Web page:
We send various mails out to our customers each month with roundups of news, specific product releases, survey requests etc. These broadly have our tone, and should always be signed off by specific individuals. Our slogan for emails: honour people’s inboxes! We keep a beady eye on unsubscribes and are focused on sending mails people actually feel excited to open.
On the blog
Our blog has multiple authors. When articles are about products, tips, case studies etc they can be true to the voice of the author and for guest posts, there is no expectation to write in the Woo voice. We have more detailed guidelines for guest writers to ensure high quality content time and again, reach out to us if you’d like those.
Successful social media communication is a lot about empathy. When someone reaches out to us, we need to work out as quickly as possible what it is they are feeling, and respond accordingly.
The tone on social media can usually be a little more casual and friendly than on product pages, but we’re never over-familiar or make assumptions, because one never knows who you are dealing with, and what is going on for them at the precise moment you collide online. Maybe they are having the worst day of their life. Maybe they are a bit of a psycho… If there are any clues or indicators as to what emotion the person we’re talking to is experiencing, we factor that into our response and mirror it back at them. If they are frustrated, we acknowledge this. If they are making jokes and having banter, we can take the gap to do this same.
Social media is primarily for connecting, inspiring, educating and entertaining and anything we share or say is framed to include one or more of those areas.
When a customer resorts to social media to vent about an issue it must ideally:
- Be resolved immediately in one step (i.e. give them the answer in one go) OR
- Be acknowledged and then taken offline as quickly as possible (trolls be trolling)
Social media are very public spaces and one needs to be aware that conversations that happen there are live and ‘watched’. This has varying implications. Firstly, everyone is a lot more sensitive and self-conscious. It is important never to reply in a way that makes people feel stupid. Even in cases where someone is asking something silly, we should try to turn it around to make them feel glad they got in touch. If we take longer than 6-8 hours to reply, it is like a tennis game where someone returns the serve after two weeks.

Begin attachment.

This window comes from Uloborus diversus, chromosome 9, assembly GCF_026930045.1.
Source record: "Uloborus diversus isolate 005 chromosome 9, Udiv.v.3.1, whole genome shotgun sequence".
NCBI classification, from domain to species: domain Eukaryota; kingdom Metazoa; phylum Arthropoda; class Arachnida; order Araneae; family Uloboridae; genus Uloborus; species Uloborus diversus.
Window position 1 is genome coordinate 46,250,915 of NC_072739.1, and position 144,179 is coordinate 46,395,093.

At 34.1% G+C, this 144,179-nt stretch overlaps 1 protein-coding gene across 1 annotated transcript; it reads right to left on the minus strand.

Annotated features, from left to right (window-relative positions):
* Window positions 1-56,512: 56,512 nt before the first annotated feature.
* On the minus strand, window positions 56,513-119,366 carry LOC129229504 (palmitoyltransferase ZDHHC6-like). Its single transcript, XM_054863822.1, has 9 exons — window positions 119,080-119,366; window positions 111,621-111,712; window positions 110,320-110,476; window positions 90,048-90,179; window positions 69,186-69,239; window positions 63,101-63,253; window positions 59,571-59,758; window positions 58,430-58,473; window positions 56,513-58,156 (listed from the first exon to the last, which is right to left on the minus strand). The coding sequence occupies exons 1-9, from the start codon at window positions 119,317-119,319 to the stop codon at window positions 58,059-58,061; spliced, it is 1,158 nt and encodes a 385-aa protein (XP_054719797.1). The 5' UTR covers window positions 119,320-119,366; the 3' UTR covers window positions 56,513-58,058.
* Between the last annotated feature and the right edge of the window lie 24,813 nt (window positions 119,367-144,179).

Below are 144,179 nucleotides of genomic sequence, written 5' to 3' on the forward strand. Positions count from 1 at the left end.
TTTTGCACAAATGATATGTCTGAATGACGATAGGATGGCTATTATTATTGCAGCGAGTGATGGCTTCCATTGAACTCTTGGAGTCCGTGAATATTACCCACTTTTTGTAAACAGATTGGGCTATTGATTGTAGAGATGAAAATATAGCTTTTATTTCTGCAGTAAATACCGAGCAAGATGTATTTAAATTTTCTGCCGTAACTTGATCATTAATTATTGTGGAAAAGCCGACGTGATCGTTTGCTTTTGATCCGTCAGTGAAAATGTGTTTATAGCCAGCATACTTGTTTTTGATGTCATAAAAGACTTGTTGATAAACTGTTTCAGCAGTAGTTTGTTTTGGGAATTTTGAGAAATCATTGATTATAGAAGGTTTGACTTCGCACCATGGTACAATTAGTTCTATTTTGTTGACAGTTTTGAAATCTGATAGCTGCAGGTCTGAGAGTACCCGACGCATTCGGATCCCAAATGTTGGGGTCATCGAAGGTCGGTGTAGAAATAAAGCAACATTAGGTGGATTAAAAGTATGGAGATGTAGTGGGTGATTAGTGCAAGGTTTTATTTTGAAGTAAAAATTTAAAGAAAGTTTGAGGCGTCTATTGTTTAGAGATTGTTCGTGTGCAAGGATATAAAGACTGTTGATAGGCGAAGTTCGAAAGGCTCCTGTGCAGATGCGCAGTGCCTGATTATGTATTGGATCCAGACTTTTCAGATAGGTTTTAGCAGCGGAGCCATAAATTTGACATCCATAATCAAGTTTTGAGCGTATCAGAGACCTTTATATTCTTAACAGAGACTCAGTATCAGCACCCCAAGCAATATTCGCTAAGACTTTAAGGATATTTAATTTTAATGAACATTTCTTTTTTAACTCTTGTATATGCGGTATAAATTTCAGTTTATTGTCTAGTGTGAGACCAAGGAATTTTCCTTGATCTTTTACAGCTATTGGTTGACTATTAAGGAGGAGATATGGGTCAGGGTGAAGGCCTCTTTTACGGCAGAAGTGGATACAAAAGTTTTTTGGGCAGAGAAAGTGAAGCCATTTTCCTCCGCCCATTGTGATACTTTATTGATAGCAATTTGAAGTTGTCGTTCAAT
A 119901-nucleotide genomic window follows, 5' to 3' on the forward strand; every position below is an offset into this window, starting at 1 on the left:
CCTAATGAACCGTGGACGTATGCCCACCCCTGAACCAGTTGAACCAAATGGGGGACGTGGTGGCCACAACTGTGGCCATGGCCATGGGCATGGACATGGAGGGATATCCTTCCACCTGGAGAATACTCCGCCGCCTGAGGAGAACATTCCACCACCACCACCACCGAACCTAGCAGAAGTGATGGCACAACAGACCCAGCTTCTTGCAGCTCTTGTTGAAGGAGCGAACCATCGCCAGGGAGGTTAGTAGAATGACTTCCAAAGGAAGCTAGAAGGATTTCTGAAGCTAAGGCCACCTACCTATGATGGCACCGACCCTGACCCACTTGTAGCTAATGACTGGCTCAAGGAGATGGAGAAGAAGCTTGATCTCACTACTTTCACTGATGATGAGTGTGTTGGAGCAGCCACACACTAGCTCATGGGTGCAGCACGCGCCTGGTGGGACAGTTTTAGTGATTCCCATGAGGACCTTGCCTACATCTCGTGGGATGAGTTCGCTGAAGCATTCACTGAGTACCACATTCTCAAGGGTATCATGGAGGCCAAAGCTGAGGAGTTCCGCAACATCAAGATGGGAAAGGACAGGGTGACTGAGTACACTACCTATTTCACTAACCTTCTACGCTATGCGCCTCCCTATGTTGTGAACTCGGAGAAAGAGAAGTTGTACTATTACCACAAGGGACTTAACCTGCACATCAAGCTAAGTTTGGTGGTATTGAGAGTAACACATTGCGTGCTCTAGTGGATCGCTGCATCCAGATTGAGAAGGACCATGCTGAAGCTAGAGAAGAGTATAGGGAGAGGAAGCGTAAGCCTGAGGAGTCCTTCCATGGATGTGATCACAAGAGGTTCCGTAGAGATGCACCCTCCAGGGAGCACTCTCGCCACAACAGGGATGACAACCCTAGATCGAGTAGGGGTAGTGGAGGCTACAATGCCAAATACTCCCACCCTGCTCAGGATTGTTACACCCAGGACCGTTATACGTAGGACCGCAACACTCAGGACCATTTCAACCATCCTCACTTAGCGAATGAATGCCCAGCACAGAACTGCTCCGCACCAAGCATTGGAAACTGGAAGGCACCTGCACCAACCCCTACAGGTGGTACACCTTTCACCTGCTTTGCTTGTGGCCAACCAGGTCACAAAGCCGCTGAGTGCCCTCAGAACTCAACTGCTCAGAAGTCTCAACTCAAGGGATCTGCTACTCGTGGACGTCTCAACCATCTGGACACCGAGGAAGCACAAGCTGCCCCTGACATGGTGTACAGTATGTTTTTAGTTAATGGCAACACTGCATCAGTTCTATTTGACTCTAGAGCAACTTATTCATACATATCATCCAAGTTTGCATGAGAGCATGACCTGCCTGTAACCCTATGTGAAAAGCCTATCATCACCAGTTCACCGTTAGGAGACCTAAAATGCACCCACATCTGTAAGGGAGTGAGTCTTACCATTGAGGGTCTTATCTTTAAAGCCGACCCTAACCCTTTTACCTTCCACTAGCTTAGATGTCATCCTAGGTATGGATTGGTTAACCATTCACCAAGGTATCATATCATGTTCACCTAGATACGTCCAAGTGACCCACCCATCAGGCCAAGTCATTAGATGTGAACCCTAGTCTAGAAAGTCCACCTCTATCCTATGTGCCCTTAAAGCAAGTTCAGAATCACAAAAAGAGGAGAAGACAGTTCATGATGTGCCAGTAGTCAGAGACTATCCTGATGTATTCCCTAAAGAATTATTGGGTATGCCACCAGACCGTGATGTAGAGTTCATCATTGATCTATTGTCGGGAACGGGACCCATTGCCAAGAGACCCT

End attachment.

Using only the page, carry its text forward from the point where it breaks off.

Once someone gets upset and on their soap-box it is usually quite hard to get them off it so we need to respond quickly, gently and respectfully. The right steps to follow are to acknowledge the frustration, not to be defensive, to let them know what action you are taking and then what will be done to make sure it won’t happen again. Sending long, technical answers publicly creates an expectation that we are willing to do this again and again, we want a community where members report problems directly, not on social.
In early 2014, we actually made the decision to retire our dedicated @WooSupport handle, read more about it.
Anyone who takes the time to compliment or reach out to us ought to get a reply and it is great if this reply can be personalised in some way (i.e. by clicking on their Twitter bio and including a detail about them or looking up what they ordered and saying we hope they enjoy it).
it is crucial to always play it safe on social. Keyboard confidence makes normal, meek people into aggressive werewolves. If ever we make a mistake, we relish the opportunity to show we’re not robots.
Customer support and emails
Our mission is to help people and this is the driving force behind the high quality of our email and ticket communication. When crafting replies to customers we strive to make them a pleasure to receive and read, which affects and informs everything from response time, layout, choice of words, spacing, line-breaks and spellcheck to making sure the email signature is awesome and double-checking things are attached when we say they will be.
Unlike social media, tickets are from individuals and are not written in our collective WooCommerce voice. They should be professional but with recognisable hints of our brand voice in choice of words etc. We use full sentences and always start a mail with an appropriate greeting, and the customer’s name, and end it with a professional closing statement and our name and email signature.